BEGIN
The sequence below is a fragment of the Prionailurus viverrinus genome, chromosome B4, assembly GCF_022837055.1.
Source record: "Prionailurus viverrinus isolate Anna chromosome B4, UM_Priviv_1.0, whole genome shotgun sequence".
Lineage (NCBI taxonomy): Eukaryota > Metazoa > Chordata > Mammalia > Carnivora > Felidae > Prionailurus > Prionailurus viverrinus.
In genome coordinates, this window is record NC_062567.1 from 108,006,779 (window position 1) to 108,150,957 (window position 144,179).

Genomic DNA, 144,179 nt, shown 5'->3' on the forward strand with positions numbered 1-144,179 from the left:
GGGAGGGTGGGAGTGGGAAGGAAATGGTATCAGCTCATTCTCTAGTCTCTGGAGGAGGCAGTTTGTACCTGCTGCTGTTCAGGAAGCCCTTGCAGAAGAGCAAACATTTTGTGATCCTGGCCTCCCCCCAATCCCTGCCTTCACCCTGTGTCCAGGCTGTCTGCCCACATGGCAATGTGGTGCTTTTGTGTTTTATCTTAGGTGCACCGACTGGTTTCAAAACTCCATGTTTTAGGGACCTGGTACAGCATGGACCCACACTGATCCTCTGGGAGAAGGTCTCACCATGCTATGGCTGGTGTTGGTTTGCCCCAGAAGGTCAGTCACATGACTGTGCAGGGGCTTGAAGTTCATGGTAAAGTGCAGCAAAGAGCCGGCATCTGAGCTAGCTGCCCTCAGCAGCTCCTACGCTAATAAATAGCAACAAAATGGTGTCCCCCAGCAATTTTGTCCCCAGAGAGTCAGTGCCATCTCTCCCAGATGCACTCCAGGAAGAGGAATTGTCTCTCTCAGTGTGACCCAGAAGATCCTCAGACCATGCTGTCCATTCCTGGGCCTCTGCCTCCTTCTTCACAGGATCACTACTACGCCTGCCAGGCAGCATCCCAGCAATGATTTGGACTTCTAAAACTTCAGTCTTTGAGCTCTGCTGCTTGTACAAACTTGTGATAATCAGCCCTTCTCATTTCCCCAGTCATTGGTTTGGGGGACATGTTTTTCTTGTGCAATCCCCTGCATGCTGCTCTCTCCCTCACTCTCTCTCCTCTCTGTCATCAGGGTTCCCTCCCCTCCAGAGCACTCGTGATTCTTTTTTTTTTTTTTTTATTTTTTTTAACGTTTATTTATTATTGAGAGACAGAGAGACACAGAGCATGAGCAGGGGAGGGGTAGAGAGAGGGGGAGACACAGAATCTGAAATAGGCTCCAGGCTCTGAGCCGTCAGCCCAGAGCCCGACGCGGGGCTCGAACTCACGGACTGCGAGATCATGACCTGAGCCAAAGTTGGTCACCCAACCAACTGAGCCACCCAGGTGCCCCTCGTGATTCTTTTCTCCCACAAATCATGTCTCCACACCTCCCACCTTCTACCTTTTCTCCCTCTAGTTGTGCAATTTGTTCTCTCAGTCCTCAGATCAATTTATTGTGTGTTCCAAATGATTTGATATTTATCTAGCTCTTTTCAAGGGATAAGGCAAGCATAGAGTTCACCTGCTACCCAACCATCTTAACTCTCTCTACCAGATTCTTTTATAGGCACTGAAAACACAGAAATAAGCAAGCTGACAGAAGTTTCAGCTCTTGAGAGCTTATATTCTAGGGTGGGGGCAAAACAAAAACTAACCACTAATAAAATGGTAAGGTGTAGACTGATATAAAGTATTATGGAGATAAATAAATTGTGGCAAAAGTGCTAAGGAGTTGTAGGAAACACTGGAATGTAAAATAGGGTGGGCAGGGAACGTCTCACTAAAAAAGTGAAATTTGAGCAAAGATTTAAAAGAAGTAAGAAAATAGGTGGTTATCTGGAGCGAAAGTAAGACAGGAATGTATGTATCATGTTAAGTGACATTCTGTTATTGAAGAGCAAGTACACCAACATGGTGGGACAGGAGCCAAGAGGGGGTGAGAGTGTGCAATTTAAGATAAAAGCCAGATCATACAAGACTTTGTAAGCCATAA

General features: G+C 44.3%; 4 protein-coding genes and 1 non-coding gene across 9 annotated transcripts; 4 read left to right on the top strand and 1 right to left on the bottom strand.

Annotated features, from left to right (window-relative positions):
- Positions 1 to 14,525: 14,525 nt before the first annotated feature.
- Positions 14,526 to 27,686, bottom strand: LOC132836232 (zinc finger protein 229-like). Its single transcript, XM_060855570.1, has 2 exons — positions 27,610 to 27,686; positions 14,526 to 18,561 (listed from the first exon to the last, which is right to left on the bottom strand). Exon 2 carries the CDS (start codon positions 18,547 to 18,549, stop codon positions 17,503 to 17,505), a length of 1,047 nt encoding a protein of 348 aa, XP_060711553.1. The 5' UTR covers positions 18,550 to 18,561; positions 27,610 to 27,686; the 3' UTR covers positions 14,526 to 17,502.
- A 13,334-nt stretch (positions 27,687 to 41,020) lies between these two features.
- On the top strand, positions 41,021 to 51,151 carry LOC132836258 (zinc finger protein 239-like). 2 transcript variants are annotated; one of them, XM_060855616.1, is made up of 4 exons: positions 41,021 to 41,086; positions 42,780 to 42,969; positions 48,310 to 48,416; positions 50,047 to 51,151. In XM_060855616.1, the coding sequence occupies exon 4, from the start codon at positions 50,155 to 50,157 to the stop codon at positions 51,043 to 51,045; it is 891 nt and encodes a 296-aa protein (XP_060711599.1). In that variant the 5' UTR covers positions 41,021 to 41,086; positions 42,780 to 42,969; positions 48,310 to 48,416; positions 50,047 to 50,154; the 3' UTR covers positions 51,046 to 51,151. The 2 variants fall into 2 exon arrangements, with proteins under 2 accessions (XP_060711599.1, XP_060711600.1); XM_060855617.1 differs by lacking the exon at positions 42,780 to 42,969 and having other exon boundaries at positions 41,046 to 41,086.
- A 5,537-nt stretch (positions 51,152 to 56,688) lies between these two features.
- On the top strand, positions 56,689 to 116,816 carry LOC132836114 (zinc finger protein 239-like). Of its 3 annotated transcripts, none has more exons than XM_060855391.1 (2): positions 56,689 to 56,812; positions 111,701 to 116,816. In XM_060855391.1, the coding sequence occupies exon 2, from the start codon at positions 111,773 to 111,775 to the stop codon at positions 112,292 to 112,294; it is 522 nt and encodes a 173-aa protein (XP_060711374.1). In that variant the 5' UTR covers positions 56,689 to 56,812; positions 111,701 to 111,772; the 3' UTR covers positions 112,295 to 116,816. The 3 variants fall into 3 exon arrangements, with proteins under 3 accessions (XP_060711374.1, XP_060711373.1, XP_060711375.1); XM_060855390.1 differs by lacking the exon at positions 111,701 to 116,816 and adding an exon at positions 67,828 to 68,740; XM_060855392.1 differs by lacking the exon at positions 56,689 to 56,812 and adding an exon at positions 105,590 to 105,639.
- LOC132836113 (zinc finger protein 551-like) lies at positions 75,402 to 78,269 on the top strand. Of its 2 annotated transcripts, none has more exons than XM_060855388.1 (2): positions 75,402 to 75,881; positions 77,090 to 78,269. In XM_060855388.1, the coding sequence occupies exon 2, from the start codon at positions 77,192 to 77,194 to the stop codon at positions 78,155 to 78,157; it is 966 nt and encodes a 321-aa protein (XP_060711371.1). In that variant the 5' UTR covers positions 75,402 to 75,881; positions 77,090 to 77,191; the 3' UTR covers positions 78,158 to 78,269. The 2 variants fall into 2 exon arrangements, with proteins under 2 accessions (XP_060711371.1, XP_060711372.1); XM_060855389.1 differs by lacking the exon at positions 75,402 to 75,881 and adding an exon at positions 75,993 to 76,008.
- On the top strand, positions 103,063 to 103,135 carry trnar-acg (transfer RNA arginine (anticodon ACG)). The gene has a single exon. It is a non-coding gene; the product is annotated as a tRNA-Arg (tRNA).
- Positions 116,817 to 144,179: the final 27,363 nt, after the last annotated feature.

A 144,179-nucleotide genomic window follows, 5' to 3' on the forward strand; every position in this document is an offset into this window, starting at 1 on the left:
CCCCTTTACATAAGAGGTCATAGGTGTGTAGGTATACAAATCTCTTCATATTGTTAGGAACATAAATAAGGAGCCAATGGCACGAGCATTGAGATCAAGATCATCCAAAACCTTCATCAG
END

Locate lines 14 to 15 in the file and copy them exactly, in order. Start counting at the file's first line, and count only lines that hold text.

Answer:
- On the top strand, positions 56,689 to 116,816 carry LOC132836114 (zinc finger protein 239-like). Of its 3 annotated transcripts, none has more exons than XM_060855391.1 (2): positions 56,689 to 56,812; positions 111,701 to 116,816. In XM_060855391.1, the coding sequence occupies exon 2, from the start codon at positions 111,773 to 111,775 to the stop codon at positions 112,292 to 112,294; it is 522 nt and encodes a 173-aa protein (XP_060711374.1). In that variant the 5' UTR covers positions 56,689 to 56,812; positions 111,701 to 111,772; the 3' UTR covers positions 112,295 to 116,816. The 3 variants fall into 3 exon arrangements, with proteins under 3 accessions (XP_060711374.1, XP_060711373.1, XP_060711375.1); XM_060855390.1 differs by lacking the exon at positions 111,701 to 116,816 and adding an exon at positions 67,828 to 68,740; XM_060855392.1 differs by lacking the exon at positions 56,689 to 56,812 and adding an exon at positions 105,590 to 105,639.
- LOC132836113 (zinc finger protein 551-like) lies at positions 75,402 to 78,269 on the top strand. Of its 2 annotated transcripts, none has more exons than XM_060855388.1 (2): positions 75,402 to 75,881; positions 77,090 to 78,269. In XM_060855388.1, the coding sequence occupies exon 2, from the start codon at positions 77,192 to 77,194 to the stop codon at positions 78,155 to 78,157; it is 966 nt and encodes a 321-aa protein (XP_060711371.1). In that variant the 5' UTR covers positions 75,402 to 75,881; positions 77,090 to 77,191; the 3' UTR covers positions 78,158 to 78,269. The 2 variants fall into 2 exon arrangements, with proteins under 2 accessions (XP_060711371.1, XP_060711372.1); XM_060855389.1 differs by lacking the exon at positions 75,402 to 75,881 and adding an exon at positions 75,993 to 76,008.